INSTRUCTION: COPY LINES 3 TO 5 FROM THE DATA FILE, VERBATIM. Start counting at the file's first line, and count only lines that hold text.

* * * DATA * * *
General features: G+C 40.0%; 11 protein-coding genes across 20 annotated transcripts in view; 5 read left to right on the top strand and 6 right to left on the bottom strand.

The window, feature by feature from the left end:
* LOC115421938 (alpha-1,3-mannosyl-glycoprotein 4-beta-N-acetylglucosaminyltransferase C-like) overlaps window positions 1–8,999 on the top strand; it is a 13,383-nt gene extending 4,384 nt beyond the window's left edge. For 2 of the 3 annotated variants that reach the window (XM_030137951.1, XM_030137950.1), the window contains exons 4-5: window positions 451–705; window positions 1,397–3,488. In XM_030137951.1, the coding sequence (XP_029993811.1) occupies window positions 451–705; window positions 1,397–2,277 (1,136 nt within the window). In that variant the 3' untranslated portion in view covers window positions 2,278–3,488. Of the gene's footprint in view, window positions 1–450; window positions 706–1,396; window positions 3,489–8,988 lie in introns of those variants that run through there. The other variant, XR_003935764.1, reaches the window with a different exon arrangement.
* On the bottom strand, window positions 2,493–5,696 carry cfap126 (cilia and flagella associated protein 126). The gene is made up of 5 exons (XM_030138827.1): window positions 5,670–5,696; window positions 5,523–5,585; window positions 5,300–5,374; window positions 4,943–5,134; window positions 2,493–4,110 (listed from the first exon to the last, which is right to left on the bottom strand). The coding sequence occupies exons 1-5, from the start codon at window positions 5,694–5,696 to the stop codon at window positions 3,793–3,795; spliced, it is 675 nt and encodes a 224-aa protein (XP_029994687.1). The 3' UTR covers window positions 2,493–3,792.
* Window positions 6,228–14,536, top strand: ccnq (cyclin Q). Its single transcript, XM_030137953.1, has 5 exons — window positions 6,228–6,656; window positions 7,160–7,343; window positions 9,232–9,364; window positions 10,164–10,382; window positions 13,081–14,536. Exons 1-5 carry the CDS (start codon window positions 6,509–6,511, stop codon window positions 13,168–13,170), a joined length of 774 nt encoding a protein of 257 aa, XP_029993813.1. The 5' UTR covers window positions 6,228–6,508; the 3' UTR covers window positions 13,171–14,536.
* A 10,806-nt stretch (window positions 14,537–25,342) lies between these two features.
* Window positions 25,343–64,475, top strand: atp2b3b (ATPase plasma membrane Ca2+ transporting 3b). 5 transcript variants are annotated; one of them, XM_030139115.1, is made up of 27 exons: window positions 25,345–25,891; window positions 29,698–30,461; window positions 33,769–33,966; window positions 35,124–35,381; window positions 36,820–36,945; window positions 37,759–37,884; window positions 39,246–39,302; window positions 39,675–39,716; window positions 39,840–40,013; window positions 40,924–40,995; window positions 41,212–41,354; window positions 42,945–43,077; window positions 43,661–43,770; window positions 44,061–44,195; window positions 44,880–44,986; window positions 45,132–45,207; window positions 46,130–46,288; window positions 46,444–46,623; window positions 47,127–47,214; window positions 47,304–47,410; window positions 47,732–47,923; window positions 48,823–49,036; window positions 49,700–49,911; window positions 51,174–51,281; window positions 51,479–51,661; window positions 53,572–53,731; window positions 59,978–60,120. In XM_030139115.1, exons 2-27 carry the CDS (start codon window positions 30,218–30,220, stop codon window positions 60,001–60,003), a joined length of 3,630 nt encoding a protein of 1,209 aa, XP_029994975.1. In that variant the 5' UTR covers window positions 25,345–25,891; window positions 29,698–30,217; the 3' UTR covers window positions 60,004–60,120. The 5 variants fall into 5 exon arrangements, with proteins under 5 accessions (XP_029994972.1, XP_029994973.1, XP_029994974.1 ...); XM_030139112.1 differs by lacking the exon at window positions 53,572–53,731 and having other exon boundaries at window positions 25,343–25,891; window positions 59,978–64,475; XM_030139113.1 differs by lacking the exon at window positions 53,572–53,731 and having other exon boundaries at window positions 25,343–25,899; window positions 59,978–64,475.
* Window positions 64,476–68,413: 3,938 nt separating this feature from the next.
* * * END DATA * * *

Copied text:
* LOC115421938 (alpha-1,3-mannosyl-glycoprotein 4-beta-N-acetylglucosaminyltransferase C-like) overlaps window positions 1–8,999 on the top strand; it is a 13,383-nt gene extending 4,384 nt beyond the window's left edge. For 2 of the 3 annotated variants that reach the window (XM_030137951.1, XM_030137950.1), the window contains exons 4-5: window positions 451–705; window positions 1,397–3,488. In XM_030137951.1, the coding sequence (XP_029993811.1) occupies window positions 451–705; window positions 1,397–2,277 (1,136 nt within the window). In that variant the 3' untranslated portion in view covers window positions 2,278–3,488. Of the gene's footprint in view, window positions 1–450; window positions 706–1,396; window positions 3,489–8,988 lie in introns of those variants that run through there. The other variant, XR_003935764.1, reaches the window with a different exon arrangement.
* On the bottom strand, window positions 2,493–5,696 carry cfap126 (cilia and flagella associated protein 126). The gene is made up of 5 exons (XM_030138827.1): window positions 5,670–5,696; window positions 5,523–5,585; window positions 5,300–5,374; window positions 4,943–5,134; window positions 2,493–4,110 (listed from the first exon to the last, which is right to left on the bottom strand). The coding sequence occupies exons 1-5, from the start codon at window positions 5,694–5,696 to the stop codon at window positions 3,793–3,795; spliced, it is 675 nt and encodes a 224-aa protein (XP_029994687.1). The 3' UTR covers window positions 2,493–3,792.
* Window positions 6,228–14,536, top strand: ccnq (cyclin Q). Its single transcript, XM_030137953.1, has 5 exons — window positions 6,228–6,656; window positions 7,160–7,343; window positions 9,232–9,364; window positions 10,164–10,382; window positions 13,081–14,536. Exons 1-5 carry the CDS (start codon window positions 6,509–6,511, stop codon window positions 13,168–13,170), a joined length of 774 nt encoding a protein of 257 aa, XP_029993813.1. The 5' UTR covers window positions 6,228–6,508; the 3' UTR covers window positions 13,171–14,536.